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Great (or Horrible?) Marketing Idea...You Tell Me!

On http://www.consumerist.com/, there's a GREAT story about a pizzeria in San Francisco that has taken ‘marketing is a conversation' to a whole new level.

They have taken 1 star customer reviews about their restaurant from the consumer review site http://www.yelp.com/and placed them on employee tshirts. Bold move? I'll say!

I checked some of the 1 star reviews on Yelp for Pizzeria Delfina. Here's what the servers there could be wearing on their tshirts based on the reviews I read:

*Never again*

*I will not be back*

*A four year old could do better by pouring some tomato sauce on a piece of bread*

*My wine was about as interesting as Kool Aid*

As I said, bold move. But quite possibly a brilliant one. Think about it. It puts the idea of writing a Yelp review right in the face of every customer. And it probably keeps the ideas of the potentially bad reviews in the forefront of everyone's mind who works there. And it makes people talk. Like me. Like the Consumerist and who knows how many other bloggers out there.

And if I go to San Francisco anytime soon, I might just have to go into Pizzeria Delfina and see if the wine really IS like Kool Aid and if a four year old could make better pizza.

Seriously, though, I am liking this idea more and more! While I probably wouldn't use the lowest possible ratings, I think taking some great testimonials from AptRatings.com and placing them on staff tshirts is a really interesting idea. With summer coming up and 'summer wear' for our staffs getting a bit more casual, this is a great way to stand out from your competitors.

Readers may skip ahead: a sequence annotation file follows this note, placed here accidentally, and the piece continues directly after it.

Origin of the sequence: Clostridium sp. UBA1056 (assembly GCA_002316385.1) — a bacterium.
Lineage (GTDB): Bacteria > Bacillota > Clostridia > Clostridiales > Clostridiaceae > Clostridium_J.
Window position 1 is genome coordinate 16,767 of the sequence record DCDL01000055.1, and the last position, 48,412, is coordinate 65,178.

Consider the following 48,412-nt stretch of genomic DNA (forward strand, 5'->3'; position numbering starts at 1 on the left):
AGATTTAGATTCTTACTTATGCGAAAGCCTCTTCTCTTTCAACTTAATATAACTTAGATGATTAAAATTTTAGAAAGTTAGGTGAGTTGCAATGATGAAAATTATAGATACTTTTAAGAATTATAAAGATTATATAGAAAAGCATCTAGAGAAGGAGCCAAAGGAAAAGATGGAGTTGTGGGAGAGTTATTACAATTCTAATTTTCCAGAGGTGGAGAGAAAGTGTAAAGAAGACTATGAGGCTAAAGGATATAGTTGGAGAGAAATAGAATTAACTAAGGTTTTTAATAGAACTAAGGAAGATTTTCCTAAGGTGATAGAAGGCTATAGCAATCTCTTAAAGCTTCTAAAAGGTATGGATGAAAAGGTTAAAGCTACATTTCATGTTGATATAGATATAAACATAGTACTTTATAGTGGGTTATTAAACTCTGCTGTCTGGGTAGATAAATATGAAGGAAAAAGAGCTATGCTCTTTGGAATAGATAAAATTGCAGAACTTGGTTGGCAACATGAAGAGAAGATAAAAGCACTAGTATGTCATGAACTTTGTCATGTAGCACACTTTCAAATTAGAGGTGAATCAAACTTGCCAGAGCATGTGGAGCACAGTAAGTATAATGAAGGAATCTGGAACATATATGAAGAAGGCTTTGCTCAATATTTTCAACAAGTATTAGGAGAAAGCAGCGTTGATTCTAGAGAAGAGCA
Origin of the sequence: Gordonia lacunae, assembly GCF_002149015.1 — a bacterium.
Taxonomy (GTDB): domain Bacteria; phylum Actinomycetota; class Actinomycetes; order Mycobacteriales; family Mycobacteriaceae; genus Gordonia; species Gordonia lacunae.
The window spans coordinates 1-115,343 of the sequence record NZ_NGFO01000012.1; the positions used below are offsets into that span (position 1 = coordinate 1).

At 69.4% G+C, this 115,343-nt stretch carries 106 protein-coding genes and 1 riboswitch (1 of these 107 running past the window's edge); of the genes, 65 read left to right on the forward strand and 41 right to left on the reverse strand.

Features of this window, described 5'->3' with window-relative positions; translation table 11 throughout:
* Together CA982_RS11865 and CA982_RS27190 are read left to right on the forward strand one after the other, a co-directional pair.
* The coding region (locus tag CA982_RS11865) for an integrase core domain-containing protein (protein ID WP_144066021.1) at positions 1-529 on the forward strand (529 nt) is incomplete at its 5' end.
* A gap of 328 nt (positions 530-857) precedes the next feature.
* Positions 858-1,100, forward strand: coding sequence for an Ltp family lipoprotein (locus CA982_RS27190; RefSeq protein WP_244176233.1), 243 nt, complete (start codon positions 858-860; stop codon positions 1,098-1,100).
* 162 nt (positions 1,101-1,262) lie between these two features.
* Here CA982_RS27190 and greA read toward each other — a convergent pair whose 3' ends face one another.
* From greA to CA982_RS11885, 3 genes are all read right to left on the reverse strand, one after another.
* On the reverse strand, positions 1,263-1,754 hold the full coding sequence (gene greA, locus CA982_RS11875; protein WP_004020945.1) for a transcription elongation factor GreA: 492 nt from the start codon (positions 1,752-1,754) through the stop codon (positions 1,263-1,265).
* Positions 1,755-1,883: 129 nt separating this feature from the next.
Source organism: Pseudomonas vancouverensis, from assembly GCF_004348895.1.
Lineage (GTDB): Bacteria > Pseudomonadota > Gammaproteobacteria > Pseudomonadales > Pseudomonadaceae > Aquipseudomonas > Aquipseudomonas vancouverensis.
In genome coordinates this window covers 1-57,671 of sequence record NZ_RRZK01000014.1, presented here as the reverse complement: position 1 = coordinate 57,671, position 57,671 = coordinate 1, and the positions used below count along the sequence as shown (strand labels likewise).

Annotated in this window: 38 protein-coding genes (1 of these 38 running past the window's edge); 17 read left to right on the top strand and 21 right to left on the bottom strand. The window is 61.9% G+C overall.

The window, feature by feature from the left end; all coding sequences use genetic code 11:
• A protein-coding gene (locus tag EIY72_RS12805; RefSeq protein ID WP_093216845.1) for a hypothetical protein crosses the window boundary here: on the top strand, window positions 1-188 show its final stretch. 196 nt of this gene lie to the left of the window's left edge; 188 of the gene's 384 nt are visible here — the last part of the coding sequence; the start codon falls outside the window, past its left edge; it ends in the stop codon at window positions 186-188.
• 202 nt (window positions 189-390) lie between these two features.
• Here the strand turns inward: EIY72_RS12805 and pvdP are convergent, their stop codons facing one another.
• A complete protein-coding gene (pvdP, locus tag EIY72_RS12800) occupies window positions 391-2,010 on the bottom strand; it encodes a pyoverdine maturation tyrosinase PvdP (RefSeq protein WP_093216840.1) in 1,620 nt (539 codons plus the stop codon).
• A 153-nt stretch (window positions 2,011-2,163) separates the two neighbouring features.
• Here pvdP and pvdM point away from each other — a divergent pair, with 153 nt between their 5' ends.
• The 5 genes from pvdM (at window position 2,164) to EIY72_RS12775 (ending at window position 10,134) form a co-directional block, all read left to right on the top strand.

Think about it! And please, tell me what you think! Love to hear your thoughts.

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This comment was minimized by the moderator on the site

Wow - that is GREAT! I love the idea! This is marketing to a style rather than a service, in my opinion. It speaks to all the rebels and "contrarians" out there, who like certain things because they believe they are going against the grain in some way. Of course, I think this only works if the food is actually somewhat good and these are the exceptions rather than the rule.

As for property management, I'm not sure if it works unless the review is obviously from a nutcase. Whereas one might go to a restaurant that flaunted its flaws as a novelty, flaws in apartments are harder to pass off as fun and clever. I'm not sure I can spin poor maintenance, overgrown landscaping, and rude office staff as being trendy, but who knows? My guess is that Eric at Urbane would figure out a way to make this work!

  Brent Williams
This comment was minimized by the moderator on the site

What's interesting Brent, is that it was difficult to find negative ratings about Pizzeria Delfina (PD for short). I think they have accomplished their goals:

1. "Tweak" Yelp a bit;
2. Get people to go the the Yelp site and rate them;
3. Get publicity
4. Create a conversation

Really smart on their part and I don't see why some of us in our industry couldn't do this (albeit positioned somewhat differently than PD did).

PD is an 'edgier' pizza place, but clearly, that resonates with lots of San Franciscans!

  Lisa Trosien
This comment was minimized by the moderator on the site